“APRIL is the cruelest month…” once wrote British/American poet T.S. Eliot. Clearly Eliot never experienced April in Japan! With the advent of Spring, April saw a very special event that is the highlight of the year for many Japanese. This month, I experienced my first Hanami.
Hanami (花見), or “flower viewing” is first recorded way back in the Nara Period, (710-794 AD), but it wasn’t until the Heian Period that “flower viewing” was reserved for a single bloom, the Sakura (桜 – cherry blossom). This exclusivity was thanks to a novel, written in the Heian Period by lady-in-waiting Murasaki Shikibu called The Tale of Genji (源氏物語 Genji Monogatari). Considered the world’s first novel, this tale of heartbreak firmly linked the word ‘Hanami’ to ‘cherry blossom’ and when the Emperor Saga decreed that flower viewing must be undertaken with an abundance of sake and food, the practice really took hold!
Evening Banquet for Cherry-blossom Viewing at the Rokujô Palace (Rokujô gosho hanami no yûen), Kunisada (1855)
Today, Hanami is observed with as much anticipation and excitement as it was in the Heian Period. So much so in fact, Japanese television and radio update the Spring hungry throngs with a blossom forecast (桜前線 sakura-zensen), ensuring everyone is able to get in on the fun during the short life of this beautiful blossom. In fact, it’s the very fact that sakura has such a short ‘life span’ that spurns on this frenzy to witness and celebrate such a short, yet delicate moment.
Sukura in Shibuya
This appreciation of forlorn beauty is at the very heart of Japanese culture. Countless paintings, poems and of course, manga and anime (Makoto Shinkai’s “5 Centimeters per Second” especially so) have been dedicated to the nuances of this tragic, yet beautiful event. So, with a date fixed and the forecast looking good, I ready myself for a Sunday dedicated to watching petals fall in Inokashira Park.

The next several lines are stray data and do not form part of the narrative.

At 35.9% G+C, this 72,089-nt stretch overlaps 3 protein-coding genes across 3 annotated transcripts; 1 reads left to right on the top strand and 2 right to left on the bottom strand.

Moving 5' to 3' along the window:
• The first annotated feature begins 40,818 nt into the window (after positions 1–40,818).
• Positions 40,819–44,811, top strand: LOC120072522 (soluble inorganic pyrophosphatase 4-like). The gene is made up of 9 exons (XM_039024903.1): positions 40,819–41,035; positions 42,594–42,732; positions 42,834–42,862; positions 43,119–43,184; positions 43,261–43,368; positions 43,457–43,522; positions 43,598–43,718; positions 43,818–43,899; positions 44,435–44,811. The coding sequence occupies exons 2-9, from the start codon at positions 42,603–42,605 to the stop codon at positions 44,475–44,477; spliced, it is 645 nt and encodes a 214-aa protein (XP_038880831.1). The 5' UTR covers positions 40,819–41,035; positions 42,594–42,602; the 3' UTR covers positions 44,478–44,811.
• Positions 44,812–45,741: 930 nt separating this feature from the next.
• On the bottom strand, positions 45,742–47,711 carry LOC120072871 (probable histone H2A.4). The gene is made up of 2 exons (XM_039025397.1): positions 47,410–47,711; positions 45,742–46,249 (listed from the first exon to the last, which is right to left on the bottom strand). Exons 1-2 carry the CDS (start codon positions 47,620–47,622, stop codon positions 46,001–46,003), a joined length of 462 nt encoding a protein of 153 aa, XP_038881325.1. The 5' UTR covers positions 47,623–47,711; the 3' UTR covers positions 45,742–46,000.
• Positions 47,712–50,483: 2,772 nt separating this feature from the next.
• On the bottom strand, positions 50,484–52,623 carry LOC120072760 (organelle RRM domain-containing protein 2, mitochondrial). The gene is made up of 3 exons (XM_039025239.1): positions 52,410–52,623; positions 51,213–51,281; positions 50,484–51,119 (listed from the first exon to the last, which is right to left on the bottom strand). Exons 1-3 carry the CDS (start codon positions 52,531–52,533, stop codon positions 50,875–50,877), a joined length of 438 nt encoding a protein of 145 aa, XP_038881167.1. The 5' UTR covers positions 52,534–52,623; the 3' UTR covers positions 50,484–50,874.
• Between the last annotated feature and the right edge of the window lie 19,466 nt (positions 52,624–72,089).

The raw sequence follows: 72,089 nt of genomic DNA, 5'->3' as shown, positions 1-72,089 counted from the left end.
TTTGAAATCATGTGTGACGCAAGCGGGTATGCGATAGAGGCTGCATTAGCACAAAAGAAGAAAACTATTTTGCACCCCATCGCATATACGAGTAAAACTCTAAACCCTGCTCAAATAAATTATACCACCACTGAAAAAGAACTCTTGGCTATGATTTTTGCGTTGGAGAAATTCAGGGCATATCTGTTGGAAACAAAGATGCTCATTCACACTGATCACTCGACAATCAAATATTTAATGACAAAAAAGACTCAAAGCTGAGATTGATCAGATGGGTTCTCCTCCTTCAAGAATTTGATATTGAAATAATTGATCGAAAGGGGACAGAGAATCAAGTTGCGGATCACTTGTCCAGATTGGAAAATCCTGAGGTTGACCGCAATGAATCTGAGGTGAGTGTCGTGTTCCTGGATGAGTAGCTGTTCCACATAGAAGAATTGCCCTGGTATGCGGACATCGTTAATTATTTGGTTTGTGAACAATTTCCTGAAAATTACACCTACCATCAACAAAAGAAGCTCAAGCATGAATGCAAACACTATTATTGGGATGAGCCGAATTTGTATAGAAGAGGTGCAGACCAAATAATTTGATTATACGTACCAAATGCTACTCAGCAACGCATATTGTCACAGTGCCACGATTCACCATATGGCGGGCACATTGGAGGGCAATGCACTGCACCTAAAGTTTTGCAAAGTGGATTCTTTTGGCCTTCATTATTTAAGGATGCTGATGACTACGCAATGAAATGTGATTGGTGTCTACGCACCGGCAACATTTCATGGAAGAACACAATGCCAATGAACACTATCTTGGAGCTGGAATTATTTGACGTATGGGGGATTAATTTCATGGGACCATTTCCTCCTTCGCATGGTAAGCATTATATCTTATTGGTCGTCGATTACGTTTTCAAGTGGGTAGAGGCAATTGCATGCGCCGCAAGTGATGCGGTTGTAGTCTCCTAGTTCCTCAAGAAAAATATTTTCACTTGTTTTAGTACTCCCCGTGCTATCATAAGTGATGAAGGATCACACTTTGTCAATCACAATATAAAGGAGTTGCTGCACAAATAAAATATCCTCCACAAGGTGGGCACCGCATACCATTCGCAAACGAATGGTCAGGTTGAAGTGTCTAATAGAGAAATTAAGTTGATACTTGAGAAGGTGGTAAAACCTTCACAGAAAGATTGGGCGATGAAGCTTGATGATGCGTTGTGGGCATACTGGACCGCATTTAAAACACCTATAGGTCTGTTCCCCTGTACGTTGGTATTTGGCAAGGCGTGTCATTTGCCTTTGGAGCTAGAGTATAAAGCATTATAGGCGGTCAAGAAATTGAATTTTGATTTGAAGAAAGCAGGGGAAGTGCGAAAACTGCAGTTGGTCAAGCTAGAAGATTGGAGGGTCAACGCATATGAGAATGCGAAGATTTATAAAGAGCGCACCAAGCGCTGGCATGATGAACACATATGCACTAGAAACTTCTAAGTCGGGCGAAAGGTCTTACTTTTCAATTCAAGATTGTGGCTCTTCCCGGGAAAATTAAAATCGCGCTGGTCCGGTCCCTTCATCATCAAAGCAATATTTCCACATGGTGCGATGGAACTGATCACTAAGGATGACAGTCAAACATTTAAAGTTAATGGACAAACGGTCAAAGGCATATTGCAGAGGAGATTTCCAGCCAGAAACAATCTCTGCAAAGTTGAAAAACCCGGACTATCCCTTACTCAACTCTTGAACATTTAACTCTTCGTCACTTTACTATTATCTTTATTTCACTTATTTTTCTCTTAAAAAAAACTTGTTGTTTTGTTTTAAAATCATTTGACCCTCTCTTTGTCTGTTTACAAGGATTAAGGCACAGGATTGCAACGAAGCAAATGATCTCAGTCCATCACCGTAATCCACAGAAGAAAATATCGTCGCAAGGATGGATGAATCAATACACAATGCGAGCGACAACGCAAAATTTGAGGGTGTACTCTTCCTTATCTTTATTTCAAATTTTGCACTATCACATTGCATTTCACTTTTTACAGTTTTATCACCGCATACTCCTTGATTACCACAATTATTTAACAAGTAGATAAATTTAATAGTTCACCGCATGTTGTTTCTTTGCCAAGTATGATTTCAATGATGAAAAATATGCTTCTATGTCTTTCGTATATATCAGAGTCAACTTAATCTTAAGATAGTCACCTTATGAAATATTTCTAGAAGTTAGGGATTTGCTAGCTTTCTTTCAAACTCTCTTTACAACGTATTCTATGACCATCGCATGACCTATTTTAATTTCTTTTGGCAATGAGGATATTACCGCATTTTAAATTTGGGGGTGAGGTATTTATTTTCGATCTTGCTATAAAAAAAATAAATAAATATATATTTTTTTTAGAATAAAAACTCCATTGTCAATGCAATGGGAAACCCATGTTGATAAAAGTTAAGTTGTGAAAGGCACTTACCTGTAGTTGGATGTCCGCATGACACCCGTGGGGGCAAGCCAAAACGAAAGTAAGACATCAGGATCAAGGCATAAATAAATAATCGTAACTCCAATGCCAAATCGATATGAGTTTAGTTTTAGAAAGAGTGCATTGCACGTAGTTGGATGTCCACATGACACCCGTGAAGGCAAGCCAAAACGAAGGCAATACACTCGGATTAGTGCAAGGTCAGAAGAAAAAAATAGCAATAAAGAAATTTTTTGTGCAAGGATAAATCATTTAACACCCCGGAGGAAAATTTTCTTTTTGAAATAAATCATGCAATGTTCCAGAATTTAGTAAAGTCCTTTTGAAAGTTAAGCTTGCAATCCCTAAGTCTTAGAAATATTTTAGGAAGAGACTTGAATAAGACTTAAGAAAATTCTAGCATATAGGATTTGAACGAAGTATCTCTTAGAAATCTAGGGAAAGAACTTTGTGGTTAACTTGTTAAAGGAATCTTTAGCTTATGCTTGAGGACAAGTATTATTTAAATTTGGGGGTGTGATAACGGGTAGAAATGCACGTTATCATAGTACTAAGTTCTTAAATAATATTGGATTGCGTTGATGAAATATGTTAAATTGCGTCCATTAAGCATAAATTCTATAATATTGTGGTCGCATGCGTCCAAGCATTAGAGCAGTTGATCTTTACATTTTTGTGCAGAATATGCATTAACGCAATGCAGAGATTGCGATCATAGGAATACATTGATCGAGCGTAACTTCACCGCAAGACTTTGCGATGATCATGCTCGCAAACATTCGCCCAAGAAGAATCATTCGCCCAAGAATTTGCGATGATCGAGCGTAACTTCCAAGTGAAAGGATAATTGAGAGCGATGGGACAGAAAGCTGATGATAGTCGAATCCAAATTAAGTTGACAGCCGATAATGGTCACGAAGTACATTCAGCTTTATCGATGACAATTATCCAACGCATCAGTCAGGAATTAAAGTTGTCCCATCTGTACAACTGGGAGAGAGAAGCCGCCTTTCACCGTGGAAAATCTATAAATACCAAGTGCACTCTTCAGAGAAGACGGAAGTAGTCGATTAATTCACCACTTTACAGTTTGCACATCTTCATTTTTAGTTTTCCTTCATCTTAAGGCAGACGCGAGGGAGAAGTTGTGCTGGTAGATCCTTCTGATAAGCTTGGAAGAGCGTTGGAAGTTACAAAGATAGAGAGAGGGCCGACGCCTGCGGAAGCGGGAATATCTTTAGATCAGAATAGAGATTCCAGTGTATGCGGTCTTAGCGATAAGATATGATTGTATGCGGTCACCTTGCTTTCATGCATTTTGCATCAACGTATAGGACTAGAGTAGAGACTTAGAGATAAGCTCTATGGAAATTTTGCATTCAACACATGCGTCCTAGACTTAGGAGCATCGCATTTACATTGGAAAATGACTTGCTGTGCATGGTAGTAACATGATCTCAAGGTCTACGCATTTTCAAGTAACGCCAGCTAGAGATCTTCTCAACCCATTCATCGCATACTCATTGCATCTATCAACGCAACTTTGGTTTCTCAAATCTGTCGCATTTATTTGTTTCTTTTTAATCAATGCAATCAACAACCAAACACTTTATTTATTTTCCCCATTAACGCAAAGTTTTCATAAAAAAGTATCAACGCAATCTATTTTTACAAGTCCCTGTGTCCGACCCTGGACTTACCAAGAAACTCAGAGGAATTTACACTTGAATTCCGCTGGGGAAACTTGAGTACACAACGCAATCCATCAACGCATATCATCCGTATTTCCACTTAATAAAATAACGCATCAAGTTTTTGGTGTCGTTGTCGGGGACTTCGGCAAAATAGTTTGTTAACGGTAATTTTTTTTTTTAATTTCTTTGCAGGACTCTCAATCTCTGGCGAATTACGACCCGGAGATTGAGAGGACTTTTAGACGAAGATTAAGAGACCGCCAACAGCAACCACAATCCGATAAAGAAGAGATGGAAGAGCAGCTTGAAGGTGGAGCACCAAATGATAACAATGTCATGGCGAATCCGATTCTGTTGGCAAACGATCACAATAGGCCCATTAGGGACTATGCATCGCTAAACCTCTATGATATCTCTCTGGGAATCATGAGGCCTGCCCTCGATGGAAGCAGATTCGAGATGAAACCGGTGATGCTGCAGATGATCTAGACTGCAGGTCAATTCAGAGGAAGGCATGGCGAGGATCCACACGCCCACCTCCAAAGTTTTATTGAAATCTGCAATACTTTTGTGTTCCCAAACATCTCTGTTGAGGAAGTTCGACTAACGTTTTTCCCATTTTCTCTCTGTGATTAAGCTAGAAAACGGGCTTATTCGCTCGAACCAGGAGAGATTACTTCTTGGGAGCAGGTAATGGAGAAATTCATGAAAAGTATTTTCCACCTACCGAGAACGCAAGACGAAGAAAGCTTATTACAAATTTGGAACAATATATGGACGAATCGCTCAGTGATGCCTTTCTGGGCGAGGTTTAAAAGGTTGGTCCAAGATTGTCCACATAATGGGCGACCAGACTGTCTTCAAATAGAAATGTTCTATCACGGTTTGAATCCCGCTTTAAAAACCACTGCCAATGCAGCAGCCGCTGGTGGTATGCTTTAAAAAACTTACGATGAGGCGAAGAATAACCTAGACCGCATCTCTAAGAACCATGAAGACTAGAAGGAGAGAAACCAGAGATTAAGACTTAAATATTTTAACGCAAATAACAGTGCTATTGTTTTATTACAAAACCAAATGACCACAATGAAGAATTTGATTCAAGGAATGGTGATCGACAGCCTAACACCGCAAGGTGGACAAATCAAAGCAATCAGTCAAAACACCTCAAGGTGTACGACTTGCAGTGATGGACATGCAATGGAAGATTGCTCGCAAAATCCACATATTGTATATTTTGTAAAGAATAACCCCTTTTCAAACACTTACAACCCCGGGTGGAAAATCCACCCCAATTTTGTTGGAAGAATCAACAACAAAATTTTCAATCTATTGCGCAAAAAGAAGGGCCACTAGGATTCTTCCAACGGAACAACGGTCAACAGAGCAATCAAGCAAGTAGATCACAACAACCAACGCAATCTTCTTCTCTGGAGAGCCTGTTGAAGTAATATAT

What I first witnessed was nothing like I’d imagined. The usually sedate thoroughfare of Inokashira Park, populated by walkers and modest tradespeople selling their wares was replaced by, what I can only describe as an epic music festival…without the music. Thousands of Tokyoites had successfully conquered the park, laid claim to the floor with the help of gigantic, blue tarpaulins and shipped in enough beer in to satisfy a small, British town (we do like our beer)!
Hanami starter kit!
My particular group had staked its claim, laid a veritable feast of convenience store delicacies and filled the air with the cracking open of beer cans. My first Hanami had started as it was destined to go on, in true Heian fashion! It seemed that the viewing of flowers were far from the minds of my group, with food being greedily consumed, beer joyfully drunk and an atmosphere alive with happy chatter which went on, long into the night (when ‘Hanami’ becomes yozakura (夜桜) “night sakura”).
Looooong into the night!
Hanami soon drew to a close, and as I navigated (well, staggered) my way through the detritus of ‘merry’ party goers, I reflected on what the very first Hanami must have been like, over a thousand years ago. It wasn’t long after the custom began that the saying, “dumplings rather than flowers” (花より団子 hana yori dango) became well known up down the country (basically, food and drink over watching flowers). All in all, nothing much has changed! April may not be the cruelest month, but with Hanami, it’s certainly the month of the cruelest hangover…🤢